We should always have control over the substances that we choose to put in our body. Bottles of alcohol in a store must display their alcoholic quantity, and food packaging should display nutritional information. When we get behind the wheel of a car, it is expected that we are aware of whether we are under the influence of alcohol or not.
If you have been accused of driving under the influence of alcohol but you were not aware of being over the limit at the time, you should investigate the possible defenses at your disposal. If you consider yourself a responsible drinker who always avoids driving under the influence, you may have been a victim of involuntary intoxication. If you can prove this, you may be able to successfully use this as part of your defense.
What is an example of involuntary intoxication?
Perhaps you went to a bar and ordered singles, tracking the number of drinks that you had. In this situation, you may have concluded that you did not drink enough alcohol to be over the legal blood alcohol concentration (BAC) of 0.08%, and decided to drive home. However, if the bar served you doubles without your knowledge, you would have been unknowingly over the limit. Being unknowingly intoxicated due to circumstances beyond your control is known as involuntary intoxication, and it can sometimes be a successful DUI defense.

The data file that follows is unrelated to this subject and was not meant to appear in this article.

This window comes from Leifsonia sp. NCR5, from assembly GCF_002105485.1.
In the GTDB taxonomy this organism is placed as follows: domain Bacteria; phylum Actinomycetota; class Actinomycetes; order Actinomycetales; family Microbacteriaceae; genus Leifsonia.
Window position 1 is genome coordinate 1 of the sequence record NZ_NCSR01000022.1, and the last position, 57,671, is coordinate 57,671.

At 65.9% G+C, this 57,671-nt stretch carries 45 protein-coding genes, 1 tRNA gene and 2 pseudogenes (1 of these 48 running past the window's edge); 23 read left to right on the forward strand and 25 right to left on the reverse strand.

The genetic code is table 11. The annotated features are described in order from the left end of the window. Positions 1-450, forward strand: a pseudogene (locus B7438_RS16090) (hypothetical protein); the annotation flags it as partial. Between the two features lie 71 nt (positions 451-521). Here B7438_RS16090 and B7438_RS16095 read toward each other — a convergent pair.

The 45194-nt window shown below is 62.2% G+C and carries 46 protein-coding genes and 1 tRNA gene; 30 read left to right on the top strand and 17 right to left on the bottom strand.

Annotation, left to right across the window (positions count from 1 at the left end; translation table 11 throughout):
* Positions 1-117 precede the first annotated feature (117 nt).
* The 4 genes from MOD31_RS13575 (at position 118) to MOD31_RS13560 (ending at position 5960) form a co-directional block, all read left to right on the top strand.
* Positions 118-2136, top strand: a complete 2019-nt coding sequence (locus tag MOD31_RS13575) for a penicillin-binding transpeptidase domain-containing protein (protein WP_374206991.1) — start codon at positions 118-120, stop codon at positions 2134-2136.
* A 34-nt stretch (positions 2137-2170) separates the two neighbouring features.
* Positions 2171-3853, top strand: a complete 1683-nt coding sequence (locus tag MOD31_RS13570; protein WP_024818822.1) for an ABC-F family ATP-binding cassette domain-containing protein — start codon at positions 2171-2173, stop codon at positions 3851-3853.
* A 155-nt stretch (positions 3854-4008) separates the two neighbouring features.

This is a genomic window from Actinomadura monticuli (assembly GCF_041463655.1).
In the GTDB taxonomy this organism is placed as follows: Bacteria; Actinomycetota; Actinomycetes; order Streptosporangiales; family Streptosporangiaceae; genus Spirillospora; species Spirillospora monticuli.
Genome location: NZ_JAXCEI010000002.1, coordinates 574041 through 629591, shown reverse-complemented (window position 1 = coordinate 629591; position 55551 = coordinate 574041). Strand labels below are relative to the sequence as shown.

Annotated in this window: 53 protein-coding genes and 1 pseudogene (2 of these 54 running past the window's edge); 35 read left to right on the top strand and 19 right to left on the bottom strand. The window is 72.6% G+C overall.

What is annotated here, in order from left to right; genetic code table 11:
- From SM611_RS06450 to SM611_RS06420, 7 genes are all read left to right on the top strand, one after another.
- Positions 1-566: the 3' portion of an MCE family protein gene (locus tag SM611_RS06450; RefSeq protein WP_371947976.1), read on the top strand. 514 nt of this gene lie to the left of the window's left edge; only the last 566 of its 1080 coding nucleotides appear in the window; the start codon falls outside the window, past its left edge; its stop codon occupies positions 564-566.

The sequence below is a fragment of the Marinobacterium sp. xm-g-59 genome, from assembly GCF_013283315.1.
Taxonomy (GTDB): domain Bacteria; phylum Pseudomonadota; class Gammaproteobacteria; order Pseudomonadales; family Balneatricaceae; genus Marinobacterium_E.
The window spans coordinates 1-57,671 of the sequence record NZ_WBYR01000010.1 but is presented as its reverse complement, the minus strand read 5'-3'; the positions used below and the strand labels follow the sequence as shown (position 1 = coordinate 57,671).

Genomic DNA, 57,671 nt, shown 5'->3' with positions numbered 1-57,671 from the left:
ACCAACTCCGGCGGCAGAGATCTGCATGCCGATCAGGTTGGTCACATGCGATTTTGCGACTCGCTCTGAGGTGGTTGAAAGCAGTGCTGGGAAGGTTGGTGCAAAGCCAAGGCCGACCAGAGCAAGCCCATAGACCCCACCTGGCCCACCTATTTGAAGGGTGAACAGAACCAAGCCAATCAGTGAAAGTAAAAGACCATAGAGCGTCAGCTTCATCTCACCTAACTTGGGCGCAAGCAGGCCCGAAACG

Can bars and restaurants be liable for serving too much alcohol?
If you can show that the bar or restaurant was negligent in the way that they served you, you may be able to take legal action against the premises owner. You should have proof that they served you incorrectly, and being able to show actual damages that occurred due to the negligence will help your case.
If an establishment knowingly served an intoxicated person who was driving, they may also be liable under dram shop laws in North Carolina.
Being charged with a DUI can heavily affect your independence because it is likely that you will lose your right to drive for a significant amount of time. It is important that you take the time to understand the law and build a compelling defense.